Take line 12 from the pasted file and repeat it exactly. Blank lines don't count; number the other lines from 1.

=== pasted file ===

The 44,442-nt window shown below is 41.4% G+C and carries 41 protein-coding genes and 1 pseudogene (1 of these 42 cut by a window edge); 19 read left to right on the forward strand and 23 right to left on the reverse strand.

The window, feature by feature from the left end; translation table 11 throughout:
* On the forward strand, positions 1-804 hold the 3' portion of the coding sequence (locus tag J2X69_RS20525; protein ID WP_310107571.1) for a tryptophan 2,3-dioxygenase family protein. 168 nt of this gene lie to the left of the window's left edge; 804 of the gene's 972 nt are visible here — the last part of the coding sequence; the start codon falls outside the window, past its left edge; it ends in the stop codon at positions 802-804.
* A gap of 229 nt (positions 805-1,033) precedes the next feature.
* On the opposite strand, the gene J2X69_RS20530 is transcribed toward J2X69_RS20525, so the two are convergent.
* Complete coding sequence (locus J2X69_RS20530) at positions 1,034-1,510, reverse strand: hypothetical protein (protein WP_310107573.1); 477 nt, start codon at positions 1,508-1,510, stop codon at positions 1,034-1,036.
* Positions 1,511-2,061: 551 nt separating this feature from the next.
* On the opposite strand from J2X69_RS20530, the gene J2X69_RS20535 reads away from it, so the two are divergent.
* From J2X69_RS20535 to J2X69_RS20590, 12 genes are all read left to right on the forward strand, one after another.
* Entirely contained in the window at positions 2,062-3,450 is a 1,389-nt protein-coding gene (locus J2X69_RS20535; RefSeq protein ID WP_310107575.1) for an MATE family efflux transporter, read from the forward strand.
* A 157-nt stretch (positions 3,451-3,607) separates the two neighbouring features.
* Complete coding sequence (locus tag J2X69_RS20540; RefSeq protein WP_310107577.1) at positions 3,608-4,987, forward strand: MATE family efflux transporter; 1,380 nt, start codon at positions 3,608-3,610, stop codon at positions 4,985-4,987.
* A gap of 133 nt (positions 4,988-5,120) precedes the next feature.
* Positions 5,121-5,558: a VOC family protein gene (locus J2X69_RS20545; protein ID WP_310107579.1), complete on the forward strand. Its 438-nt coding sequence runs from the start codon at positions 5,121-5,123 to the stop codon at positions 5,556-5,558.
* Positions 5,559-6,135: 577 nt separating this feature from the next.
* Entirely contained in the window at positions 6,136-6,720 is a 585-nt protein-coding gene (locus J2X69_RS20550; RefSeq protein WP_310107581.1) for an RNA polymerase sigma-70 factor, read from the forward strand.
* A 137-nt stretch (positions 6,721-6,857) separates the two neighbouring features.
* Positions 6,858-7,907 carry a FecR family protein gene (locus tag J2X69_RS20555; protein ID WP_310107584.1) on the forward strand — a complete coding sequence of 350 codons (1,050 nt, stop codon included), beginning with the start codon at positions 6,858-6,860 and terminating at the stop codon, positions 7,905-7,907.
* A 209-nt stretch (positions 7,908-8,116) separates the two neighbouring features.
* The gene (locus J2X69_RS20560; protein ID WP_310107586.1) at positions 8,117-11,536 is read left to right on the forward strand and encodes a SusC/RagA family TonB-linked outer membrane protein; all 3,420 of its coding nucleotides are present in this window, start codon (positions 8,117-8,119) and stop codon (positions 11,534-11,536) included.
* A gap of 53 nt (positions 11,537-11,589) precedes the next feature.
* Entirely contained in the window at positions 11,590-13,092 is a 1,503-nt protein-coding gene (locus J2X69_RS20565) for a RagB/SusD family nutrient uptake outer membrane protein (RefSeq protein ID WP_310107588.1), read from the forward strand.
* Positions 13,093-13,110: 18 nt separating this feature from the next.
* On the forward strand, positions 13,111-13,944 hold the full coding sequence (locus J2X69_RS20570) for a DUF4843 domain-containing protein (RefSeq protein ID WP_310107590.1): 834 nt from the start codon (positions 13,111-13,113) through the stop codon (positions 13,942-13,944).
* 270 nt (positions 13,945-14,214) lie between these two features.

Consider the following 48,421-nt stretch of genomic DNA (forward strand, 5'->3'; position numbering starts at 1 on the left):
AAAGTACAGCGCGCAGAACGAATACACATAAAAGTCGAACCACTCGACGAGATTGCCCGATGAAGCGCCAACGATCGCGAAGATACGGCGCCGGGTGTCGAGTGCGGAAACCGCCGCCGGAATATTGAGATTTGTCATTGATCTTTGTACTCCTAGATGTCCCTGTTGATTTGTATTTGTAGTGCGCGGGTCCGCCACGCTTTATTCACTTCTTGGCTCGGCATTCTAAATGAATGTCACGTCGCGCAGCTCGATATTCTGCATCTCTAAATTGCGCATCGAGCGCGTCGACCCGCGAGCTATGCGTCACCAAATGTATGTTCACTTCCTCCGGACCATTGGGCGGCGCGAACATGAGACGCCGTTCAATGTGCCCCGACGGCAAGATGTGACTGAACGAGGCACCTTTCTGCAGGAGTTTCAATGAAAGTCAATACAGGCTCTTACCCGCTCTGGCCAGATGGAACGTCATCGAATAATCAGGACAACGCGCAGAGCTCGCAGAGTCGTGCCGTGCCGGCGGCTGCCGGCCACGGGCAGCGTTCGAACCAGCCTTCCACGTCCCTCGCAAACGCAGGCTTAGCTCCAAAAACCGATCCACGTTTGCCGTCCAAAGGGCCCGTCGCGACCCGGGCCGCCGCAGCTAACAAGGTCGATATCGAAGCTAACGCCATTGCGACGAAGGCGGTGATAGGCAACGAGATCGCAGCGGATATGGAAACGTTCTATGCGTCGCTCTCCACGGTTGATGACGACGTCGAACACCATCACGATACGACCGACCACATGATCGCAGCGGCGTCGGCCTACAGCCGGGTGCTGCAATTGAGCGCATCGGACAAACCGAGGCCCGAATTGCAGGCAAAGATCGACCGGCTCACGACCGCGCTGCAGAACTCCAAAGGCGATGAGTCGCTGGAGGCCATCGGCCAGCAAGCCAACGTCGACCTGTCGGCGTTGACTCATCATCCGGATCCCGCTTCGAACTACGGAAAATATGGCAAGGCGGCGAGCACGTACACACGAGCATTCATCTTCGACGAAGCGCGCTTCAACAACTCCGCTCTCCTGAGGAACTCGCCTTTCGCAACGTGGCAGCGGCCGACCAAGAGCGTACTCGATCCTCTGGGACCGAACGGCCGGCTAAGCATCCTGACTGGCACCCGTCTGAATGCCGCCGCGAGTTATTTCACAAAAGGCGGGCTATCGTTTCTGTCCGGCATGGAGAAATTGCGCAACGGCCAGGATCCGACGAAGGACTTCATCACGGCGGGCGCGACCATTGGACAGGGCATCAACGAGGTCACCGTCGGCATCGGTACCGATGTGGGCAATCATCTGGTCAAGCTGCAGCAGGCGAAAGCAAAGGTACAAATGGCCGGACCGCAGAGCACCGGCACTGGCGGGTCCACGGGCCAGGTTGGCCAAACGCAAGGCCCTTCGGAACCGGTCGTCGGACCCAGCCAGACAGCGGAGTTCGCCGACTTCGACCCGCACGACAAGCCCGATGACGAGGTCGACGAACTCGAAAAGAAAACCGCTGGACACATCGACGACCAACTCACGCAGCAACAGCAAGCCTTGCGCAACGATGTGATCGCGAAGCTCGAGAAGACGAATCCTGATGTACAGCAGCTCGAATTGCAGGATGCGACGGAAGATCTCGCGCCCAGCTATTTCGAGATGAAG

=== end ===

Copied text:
* Complete coding sequence (locus tag J2X69_RS20540; RefSeq protein WP_310107577.1) at positions 3,608-4,987, forward strand: MATE family efflux transporter; 1,380 nt, start codon at positions 3,608-3,610, stop codon at positions 4,985-4,987.